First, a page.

Describes a survey of international City/County Management Association female members in professional, mid‐level management, and upperlevel management positions to determine the factors they see as important to their career success. The questionnaire contained measures of three models (human capital, socio‐psychological, systemic) which are cited as explanatory of the success achieved by women. The majority of women, regardless of position in the organization, attribute their success to variables that are within their purview. These include self‐confidence, education, intelligence, competence on the job, hard work, and motivation. Assistance from others such as mentors was seen as important but not a significant factor in career advancement. Measures representing distribution of power and distribution of opportunity (systemic model indicators) were not viewed as being as important to career success as measures representing the human capital and socio‐psychological models. The absence of a perceived importance of measures of the systemic model suggests that the socialization and education of women needs to stress the importance of these indicators in an overall strategy to achieve career goals.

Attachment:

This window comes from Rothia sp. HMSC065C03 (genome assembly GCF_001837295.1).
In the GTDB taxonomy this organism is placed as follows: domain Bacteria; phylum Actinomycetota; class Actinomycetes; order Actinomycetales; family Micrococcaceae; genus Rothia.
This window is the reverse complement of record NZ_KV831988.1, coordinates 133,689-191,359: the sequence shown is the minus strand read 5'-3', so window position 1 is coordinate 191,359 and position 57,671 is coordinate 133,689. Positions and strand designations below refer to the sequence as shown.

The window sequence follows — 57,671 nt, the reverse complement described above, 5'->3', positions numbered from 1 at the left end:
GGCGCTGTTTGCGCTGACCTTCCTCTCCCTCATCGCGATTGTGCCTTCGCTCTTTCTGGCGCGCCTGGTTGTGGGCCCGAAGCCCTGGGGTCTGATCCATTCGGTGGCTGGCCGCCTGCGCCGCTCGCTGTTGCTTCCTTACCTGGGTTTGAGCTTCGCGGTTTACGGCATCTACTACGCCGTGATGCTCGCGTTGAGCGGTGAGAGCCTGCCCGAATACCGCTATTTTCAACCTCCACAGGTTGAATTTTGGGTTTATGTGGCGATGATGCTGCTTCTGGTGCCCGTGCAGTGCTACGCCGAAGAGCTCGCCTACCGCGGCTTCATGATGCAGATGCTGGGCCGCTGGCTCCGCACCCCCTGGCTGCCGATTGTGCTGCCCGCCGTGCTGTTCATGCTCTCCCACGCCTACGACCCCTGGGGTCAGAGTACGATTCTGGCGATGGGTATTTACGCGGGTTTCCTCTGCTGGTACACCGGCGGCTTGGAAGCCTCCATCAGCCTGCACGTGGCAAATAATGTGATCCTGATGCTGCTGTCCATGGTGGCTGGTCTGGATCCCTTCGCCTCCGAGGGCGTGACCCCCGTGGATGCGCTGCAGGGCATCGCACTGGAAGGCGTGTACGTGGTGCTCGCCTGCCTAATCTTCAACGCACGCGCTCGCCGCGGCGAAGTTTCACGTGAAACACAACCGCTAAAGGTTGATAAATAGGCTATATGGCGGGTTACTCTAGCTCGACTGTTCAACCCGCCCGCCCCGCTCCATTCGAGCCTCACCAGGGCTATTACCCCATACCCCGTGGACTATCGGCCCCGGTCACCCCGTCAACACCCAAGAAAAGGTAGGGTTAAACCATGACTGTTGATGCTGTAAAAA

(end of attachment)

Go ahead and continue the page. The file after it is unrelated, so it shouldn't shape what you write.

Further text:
Women In Management Review – Emerald Publishing
Published: May 1, 1996
Keywords: Career development; Learning; Management; Women